I was born in Chile, a country where between 1970 and 1973 there was an elected socialist government. This kind of regime was a novelty because until then, all socialist countries had come to power through violent means and many of them became totalitarian societies controlling their populations’ most intimate practices.
It was through such violence that the democratically-elected socialist government of Chile was overthrown. The coup d’état of Tuesday, September 11, 1973 (Chilean 9/11) established a dictatorship led by the military and supported by powerful and wealthy elites.
The socialist government, led by Salvador Allende, had nationalized certain sources of wealth, including the country’s largest copper mine, whose profits would benefit mostly poor Chilean families. They also established a series of social policies similar to what is (or was) known in Europe as the welfare state. Such redistributive measures were considered too radical. It threatened the interests of the elites.
This right-wing dictatorship lasted 17 years, from 1973 to 1990. During this period, the main geopolitical issue was centered on the Cold War rather than globalization such that threats were not seen as global, but coming only from the enemy camp. In Chile, the enemy was “the communist” and the enemy could be a unionized school teacher or a hardened militant. The regime persecuted, tortured, and killed thousands of people—women, men, and even children. In the Cold War, the competition between the blocks was ideological, economic, and technological and particularly manifested itself in the nuclear arms race and the space race.
In Chile, a small country at the edge of the world, we celebrated the US feat of 1969: landing on the MOON!!!!! And this is the world in which I grew up. When I was 6 years old, I attended a small primary school a few blocks from my home in Santiago, Chile. The teacher, who was a big, strong woman with a hoarse and imposing, but also tender voice, told us to prepare ourselves for a great adventure and to take everything necessary for a trip to the moon! I prepared a bag with food, toys and a pillow. I was so fascinated with the idea of going to the moon that the night before, I couldn’t sleep. The long-awaited day finally arrived. I said goodbye to my parents and, as usual, they said, “take care”. I went to school early with a pillow almost as big as myself. It was a hot summer day and there was a lot of light coming in through the windows. The teacher told us to rest our heads on our desks, close our eyes and picture what she was going to describe, step by step. I was confused and wondered if we were really going to the moon or not. So I concentrated and started to travel. The most difficult part was trying to move across the earth with my body! As it turned out, this is how we traveled to the moon, with our imagination.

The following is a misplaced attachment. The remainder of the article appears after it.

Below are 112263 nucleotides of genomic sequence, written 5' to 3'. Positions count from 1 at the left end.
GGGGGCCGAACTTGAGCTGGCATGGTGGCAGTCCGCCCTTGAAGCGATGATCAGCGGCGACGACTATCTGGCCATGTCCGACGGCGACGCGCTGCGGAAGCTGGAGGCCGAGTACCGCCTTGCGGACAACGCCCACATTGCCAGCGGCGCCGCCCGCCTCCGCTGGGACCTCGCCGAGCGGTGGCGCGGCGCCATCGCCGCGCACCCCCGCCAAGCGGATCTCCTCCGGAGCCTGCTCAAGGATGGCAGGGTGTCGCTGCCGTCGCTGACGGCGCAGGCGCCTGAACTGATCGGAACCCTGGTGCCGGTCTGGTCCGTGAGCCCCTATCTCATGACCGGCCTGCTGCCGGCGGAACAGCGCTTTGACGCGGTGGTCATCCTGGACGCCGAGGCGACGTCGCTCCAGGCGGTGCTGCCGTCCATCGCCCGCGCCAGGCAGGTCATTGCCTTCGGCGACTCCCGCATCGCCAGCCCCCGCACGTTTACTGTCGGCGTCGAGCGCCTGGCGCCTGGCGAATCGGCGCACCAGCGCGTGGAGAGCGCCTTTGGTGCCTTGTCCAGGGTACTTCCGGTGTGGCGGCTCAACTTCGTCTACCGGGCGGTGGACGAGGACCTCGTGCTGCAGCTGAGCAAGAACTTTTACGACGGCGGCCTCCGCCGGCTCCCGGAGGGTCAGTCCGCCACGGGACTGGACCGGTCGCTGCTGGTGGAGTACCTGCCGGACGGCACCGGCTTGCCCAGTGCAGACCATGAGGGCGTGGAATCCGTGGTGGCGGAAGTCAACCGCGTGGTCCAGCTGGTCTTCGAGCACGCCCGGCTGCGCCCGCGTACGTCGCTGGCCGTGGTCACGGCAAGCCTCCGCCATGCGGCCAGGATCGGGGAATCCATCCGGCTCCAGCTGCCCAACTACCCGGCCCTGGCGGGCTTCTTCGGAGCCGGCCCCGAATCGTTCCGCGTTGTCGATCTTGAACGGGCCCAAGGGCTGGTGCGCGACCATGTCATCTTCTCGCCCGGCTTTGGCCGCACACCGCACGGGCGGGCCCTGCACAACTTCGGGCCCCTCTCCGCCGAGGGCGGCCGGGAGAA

Disappointed, angry, and sad, I went home crying and told my mom that the trip to the moon was actually a lie, that we had not gone to the moon, and that we had not even left the classroom. A few years later, in the 1980s under the dictatorship, I began using my imagination to travel since I spent most of my time at home or in school, rather than outside. The first thing I heard at home after getting up at 7:00 a.m. in order to get ready for school was Radio Cooperativa. It opened with fast-paced, frantic, and alarming music and made me feel that something bad was going to happen soon.
The first time I heard the phrase “Jornada de Paro Nacional” (National Strike Day) was on this radio station. I didn’t quite understand what that was or meant. At night, people began to pass through the streets of my neighborhood. I only saw what the window allowed me to see. There was intense noise, as people shouted while hitting pots and pans.
There were also explosions, after which my mother would tell me and my sister to leave the window, saying that it was dangerous, that the military was in the streets, and that those explosions were gunshots. During these moments, I remembered the nights- a few years earlier- that I had spent with my mother, my sister and the dog under the table, while my mother insulated the house with mattresses. I remembered the noise of helicopters machine-gunning the neighborhood, the house, and the courtyard.
I imagined that I was going through the door of the house, out into the street, and screaming with the adults. On quieter days, without “National Strike Day”, there were often electricity cuts and everything was dark and silent. In the darkness, I imagined that I was travelling, not to the moon, but to other countries. I had drawn a world map and with it I imagined crossing the mountains and the sea of my country and going to distant places.